##### Difference Quotients & Definition of the Derivative

In the second posting on Local Linearity, we saw that what we were doing, finding the slope to a nearby point, looked like this symbolically:

This expression is called the *Forward Difference Quotient* (FDQ). It kind of assumes that *h* > 0.

There is also the *Backwards Difference Quotient* (BDQ):

The BDQ also kind of assumes that *h* > 0. If *h* < 0 then the FDQ becomes the BDQ and vice versa. So these are really the same thing. The limit (if it exists) as *h* approaches zero is the slope of the tangent line at whatever *x* is and this is important enough to have its own name. It is called the derivative of *f* at *x* with the notation (among others) :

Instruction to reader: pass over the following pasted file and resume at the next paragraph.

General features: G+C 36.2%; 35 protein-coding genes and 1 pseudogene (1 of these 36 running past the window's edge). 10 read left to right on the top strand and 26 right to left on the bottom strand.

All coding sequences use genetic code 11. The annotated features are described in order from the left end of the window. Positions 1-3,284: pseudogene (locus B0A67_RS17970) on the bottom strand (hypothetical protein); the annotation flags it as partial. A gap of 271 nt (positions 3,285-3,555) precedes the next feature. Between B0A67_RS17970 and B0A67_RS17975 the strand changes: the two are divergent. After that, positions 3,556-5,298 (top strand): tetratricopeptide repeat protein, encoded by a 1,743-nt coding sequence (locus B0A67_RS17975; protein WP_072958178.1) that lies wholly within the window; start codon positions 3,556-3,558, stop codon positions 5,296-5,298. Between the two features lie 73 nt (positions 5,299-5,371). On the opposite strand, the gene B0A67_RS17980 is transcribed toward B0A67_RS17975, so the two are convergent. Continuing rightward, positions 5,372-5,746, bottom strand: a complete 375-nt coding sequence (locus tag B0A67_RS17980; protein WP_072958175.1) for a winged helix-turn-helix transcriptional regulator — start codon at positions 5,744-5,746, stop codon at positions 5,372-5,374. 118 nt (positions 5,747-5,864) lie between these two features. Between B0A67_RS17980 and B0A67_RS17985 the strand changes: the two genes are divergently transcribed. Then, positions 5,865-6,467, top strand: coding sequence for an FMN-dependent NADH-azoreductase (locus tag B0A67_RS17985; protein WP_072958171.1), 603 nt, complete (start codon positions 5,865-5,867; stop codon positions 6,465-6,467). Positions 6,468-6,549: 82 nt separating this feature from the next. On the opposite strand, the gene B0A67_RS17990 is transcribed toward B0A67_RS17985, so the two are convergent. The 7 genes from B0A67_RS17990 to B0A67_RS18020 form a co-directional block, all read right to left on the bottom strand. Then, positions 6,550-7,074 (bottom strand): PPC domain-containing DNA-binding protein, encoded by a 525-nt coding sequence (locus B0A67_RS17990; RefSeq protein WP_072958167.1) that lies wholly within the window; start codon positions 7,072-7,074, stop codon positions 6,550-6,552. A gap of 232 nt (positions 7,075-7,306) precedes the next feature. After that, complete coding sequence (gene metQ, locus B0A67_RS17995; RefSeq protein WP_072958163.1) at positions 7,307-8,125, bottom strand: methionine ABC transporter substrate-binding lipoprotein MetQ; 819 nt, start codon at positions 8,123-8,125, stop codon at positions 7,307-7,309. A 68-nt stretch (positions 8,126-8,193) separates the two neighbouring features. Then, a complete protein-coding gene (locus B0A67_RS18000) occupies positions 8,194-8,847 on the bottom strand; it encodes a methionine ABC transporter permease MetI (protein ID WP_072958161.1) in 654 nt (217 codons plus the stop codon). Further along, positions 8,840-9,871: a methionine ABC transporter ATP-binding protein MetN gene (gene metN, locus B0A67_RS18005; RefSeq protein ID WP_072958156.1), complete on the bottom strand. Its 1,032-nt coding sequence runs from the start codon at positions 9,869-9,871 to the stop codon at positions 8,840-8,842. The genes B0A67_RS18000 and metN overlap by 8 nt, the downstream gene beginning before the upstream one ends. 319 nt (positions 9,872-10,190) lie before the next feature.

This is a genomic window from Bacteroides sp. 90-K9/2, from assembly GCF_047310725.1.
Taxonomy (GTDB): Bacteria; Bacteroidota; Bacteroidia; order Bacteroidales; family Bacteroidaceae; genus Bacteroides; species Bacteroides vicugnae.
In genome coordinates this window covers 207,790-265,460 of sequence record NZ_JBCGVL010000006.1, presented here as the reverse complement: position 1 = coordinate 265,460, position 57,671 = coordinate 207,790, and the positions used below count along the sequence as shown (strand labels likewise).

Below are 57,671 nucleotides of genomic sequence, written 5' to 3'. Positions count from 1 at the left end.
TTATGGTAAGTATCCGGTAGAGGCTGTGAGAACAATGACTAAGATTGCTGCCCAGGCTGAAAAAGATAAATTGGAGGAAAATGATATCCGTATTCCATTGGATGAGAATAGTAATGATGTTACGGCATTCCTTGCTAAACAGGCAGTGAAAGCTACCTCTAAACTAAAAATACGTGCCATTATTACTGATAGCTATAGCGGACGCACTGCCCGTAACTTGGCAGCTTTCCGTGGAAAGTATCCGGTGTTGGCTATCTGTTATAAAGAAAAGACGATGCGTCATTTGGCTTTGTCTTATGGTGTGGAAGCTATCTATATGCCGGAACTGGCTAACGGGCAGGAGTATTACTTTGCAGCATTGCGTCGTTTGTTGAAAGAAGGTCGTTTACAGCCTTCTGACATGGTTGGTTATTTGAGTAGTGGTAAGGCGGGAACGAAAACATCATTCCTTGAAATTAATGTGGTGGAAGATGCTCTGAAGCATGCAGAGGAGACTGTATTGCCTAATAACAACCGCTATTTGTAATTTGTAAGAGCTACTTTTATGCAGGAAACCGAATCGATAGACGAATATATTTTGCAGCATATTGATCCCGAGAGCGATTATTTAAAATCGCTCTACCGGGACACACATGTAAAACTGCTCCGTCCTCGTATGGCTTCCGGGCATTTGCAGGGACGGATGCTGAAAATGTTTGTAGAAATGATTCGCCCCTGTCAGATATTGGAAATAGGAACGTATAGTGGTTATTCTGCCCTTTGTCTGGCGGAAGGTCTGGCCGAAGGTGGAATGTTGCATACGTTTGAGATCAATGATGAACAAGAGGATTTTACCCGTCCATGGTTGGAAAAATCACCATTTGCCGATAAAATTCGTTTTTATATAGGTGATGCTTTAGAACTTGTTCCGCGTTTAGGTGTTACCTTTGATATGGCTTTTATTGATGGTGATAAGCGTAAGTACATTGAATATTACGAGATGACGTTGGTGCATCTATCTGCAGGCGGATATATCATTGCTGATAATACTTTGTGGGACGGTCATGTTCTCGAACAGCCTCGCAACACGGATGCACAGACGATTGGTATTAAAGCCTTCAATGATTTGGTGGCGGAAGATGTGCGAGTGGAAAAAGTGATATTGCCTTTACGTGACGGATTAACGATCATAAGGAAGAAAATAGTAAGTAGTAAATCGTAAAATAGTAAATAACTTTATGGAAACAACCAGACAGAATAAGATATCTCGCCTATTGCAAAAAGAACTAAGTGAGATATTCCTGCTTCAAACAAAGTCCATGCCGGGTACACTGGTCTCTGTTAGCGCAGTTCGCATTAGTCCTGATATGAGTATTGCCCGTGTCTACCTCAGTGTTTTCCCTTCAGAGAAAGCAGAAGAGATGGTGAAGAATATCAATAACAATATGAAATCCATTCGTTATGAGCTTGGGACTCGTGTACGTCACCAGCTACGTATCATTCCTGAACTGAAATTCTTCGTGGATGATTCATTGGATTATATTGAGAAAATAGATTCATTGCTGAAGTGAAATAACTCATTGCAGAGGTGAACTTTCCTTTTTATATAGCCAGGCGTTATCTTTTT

Since *h* must approach 0 from both sides, this expression incorporates the FDQ and the BDQ in one expression.

To emphasize that *h* is a “change in *x*” this limit is often written